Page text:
About Mental Health America

Mental Health America (MHA)–founded in 1909–is the nation’s leading community-based nonprofit dedicated to addressing the needs of those living with mental illness and to promoting the overall mental health of all Americans. Our work is driven by our commitment to promote mental health as a critical part of overall wellness, including prevention services for all; early identification and intervention for those at risk; integrated care, services, and supports for those who need it; with successful treatment as the goal.

About the National Alliance on Mental Illness 

NAMI, the National Alliance on Mental Illness, is the nation’s largest grassroots mental health organization dedicated to improving the lives of individuals and families affected by mental illness. 

Join the conversation at nami.org and stay connected with #CureStigma and #StigmaFree on FacebookTwitter, and Instagram.

Pfizer Inc.: Working together for a healthier world®

At Pfizer, we apply science and our global resources to bring therapies to people that extend and significantly improve their lives. We strive to set the standard for quality, safety, and value in the discovery, development, and manufacture of health care products. Our global portfolio includes medicines and vaccines as well as many of the world's best-known consumer health care products. Every day, Pfizer colleagues work across developed and emerging markets to advance wellness, prevention, treatments, and cures that challenge the most feared diseases of our time. Consistent with our responsibility as one of the world's premier innovative biopharmaceutical companies, we collaborate with health care providers, governments, and local communities to support and expand access to reliable, affordable health care around the world. For more than 150 years, Pfizer has worked to make a difference for all who rely on us. To learn more, please visit us at www.pfizer.com.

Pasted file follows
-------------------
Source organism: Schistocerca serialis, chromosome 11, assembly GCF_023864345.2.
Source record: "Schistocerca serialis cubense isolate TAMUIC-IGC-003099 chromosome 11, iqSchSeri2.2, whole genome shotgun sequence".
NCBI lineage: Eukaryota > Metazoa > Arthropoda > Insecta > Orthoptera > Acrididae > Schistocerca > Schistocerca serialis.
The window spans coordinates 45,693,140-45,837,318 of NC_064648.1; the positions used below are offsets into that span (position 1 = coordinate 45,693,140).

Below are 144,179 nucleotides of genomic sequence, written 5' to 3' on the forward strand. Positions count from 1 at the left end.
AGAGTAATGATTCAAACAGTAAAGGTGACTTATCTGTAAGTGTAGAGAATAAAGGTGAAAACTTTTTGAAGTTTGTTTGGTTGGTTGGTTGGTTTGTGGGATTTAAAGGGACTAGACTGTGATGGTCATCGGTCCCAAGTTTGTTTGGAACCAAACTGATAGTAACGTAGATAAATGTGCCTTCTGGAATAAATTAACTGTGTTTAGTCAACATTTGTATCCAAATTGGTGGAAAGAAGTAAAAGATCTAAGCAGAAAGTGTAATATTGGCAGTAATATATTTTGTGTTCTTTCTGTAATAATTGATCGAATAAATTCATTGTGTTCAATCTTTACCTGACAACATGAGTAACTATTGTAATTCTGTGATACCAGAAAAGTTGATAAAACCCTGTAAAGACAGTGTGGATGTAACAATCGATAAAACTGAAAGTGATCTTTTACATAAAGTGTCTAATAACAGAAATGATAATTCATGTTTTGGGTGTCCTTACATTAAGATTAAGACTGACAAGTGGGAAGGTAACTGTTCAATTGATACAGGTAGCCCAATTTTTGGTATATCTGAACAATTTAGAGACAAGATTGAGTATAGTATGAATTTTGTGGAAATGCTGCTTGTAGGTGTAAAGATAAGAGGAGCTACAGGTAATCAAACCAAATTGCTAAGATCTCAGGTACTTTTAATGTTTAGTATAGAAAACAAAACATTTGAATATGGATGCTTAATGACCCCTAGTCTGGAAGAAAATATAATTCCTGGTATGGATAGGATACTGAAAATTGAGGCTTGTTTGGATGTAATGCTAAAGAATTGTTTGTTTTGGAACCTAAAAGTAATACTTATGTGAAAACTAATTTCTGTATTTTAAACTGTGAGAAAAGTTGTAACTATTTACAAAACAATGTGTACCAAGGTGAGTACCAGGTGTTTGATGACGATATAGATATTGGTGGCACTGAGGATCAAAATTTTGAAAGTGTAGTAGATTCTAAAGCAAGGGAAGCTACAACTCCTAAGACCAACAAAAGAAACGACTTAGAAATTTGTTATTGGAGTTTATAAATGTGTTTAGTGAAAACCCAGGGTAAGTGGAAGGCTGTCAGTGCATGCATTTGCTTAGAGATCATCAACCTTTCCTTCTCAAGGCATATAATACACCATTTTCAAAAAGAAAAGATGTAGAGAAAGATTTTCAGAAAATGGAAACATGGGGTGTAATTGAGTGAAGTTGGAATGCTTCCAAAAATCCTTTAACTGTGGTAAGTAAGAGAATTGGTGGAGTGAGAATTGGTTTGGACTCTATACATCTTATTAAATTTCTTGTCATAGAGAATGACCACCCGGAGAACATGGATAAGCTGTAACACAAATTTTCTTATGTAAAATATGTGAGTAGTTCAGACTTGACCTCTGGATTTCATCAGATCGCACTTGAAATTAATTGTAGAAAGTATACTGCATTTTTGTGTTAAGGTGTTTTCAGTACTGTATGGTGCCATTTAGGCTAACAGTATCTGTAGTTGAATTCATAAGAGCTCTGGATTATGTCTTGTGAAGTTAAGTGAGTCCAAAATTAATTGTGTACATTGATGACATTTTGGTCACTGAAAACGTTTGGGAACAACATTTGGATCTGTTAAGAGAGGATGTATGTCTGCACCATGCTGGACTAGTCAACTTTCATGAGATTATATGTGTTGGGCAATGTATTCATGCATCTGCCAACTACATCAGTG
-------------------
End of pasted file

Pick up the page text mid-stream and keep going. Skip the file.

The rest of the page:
[i]Prochaska JJ, Das S, Young-Wolff KC. Smoking, Mental Illness, and Public Health. Annual Review of Public Health. 2017;38(1):165-185. doi:10.1146/annurev-publhealth-031816-044618.

[ii]Bowden JA, Miller CL, Hiller JE. Smoking and Mental Illness: A Population Study in South Australia. Australian & New Zealand Journal of Psychiatry. 2011;45(4):325-331. doi:10.3109/00048674.2010.536904.

[iii]Centers for Disease Control and Prevention. Current Cigarette Smoking Among Adults in the United States. https://www.cdc.gov/tobacco/data_statistics/fact_sheets/adult_data/cig_smoking/index.htm. Accessed August 31, 2018.

[iv]Substance Abuse and Mental Health Services Administration (2013). The National Survey on Drug Use and Health. https://www.samhsa.gov/data/sites/default/files/NSDUH093/NSDUH093/sr093-smoking-mental-illness.pdf. Accessed August 30, 2018.

[v]Prochaska JJ, Velicer WF, Prochaska JO, Delucchi K, Hall SM. Comparing intervention outcomes in smokers treated for single versus multiple behavioral risks. Health Psychol. 2006;25(3):380-388.